Islamabad, 29 January 2020
PUBLIC STATEMENT BY DIGITAL MEDIA OUTLETS, DIGITAL AND MEDIA RIGHTS ACTIVISTS, PROMINENT JOURNALISTS AND OPINION MAKERS, AND LAWYERS ON PEMRA’S NEW POLICY DRAFT ON LICENSING AND REGULATION OF OVER THE TOP (OTT) SERVICES AND ‘WEB TV’
Being cognisant of the demands of the emerging digital media market and industries and acknowledging the growing need for developing the digital media market as an industry, we, representatives of a group of civil society organisations and digital media platforms, and concerned individuals, strongly urge the Pakistan Electronic Media Regulatory Authority (PEMRA) and the Government of Pakistan to take a step back and review its decision to introduce ad-hoc, ill-advised, under-researched and non-nuanced policy frameworks that stand to permanently shape the emerging digital media market in Pakistan.
Any policy that will have a direct and lasting impact on an emerging industry must go through the prescribed policy development frameworks and should not be enacted as a policy addendum by a regulator, without any parliamentary oversight. We also remind both PEMRA and the government that the digital media industry remains completely outside PEMRA’s legal jurisdiction and any effort to regulate the digital media market would be a gross overstep of the PEMRA’s mandate and authority.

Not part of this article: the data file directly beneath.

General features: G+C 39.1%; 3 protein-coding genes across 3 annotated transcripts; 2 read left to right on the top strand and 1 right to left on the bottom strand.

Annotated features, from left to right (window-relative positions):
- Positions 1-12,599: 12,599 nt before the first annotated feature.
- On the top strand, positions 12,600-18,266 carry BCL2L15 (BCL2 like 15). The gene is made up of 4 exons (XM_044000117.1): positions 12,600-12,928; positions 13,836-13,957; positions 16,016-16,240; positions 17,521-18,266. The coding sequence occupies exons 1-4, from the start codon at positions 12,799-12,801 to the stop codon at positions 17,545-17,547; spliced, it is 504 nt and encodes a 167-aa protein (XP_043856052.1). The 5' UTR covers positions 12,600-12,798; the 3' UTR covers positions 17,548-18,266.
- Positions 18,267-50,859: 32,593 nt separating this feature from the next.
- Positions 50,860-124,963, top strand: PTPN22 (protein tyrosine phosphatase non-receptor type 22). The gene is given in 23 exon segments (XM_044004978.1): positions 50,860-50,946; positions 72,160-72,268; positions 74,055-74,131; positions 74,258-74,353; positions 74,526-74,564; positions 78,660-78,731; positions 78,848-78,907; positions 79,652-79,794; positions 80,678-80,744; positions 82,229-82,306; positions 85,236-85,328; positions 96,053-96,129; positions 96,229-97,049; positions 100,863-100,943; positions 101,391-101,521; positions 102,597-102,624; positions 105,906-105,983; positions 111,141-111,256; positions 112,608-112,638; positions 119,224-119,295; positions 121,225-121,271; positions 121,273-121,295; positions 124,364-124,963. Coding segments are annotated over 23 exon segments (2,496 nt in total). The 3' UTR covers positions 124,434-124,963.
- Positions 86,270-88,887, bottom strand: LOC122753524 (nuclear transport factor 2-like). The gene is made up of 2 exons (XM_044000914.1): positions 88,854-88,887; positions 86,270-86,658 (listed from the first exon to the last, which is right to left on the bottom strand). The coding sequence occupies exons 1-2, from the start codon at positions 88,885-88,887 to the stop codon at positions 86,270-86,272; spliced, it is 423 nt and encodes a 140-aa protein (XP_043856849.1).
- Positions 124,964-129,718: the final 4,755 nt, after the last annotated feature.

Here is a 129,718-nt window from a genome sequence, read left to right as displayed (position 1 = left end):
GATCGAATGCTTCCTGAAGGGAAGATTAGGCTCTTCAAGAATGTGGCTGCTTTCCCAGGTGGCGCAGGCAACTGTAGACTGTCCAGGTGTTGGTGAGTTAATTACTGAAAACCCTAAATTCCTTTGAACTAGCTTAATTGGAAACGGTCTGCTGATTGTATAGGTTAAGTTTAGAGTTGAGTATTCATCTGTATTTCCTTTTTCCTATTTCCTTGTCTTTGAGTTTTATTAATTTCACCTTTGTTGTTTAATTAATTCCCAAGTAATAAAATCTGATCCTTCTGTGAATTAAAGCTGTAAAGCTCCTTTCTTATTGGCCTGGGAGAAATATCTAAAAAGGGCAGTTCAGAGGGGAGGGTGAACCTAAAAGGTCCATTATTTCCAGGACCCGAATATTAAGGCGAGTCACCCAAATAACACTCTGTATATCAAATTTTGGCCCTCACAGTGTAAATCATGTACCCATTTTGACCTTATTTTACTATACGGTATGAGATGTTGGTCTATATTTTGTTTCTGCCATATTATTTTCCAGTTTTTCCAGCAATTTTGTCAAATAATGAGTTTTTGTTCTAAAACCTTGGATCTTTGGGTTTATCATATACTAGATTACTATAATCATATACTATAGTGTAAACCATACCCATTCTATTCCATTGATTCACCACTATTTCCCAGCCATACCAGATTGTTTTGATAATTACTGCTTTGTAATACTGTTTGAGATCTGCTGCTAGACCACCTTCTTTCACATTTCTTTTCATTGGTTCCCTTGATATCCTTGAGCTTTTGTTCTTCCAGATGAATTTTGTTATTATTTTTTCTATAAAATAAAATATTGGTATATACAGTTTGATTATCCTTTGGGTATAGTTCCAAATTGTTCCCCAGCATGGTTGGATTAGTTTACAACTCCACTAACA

Furthermore, the policy is not a reasonable classification or proportional in terms of Articles 18(c) and 19 of the Constitution of the Islamic Republic of Pakistan. Therefore, we the signatories deem this proposed regulatory and licensing policy unacceptable in its current form.
In particular, we remain concerned that:
- The introduction of this draft policy, clearly lacking in any understanding about the nuances of the digital medium, and pushed through PEMRA, a regulator whose jurisdiction is limited to broadcast media, raises serious concerns about the objectives of this exercise. Given the regressive environment for free speech and suppression of dissent in the country, the intention to regulate OTT and vaguely defined ‘Web TV’ appears to be a poorly disguised attempt to ensure that independent content producers using the digital medium can be brought under a regulatory mechanism focused on creating prior restraint and enabling increased censorship of digital content. The mechanisms of regulation proposed in the draft stand in contradiction of the international standards that PEMRA itself mentions as examples within the draft. The draft policy also completely fails to acknowledge the Internet as a global medium and attempts to create a content regulation framework that is divorced from the realities and design of the medium, giving weight to the concern that this attempt at regulation is in fact an attempt to curtail online political and creative expression.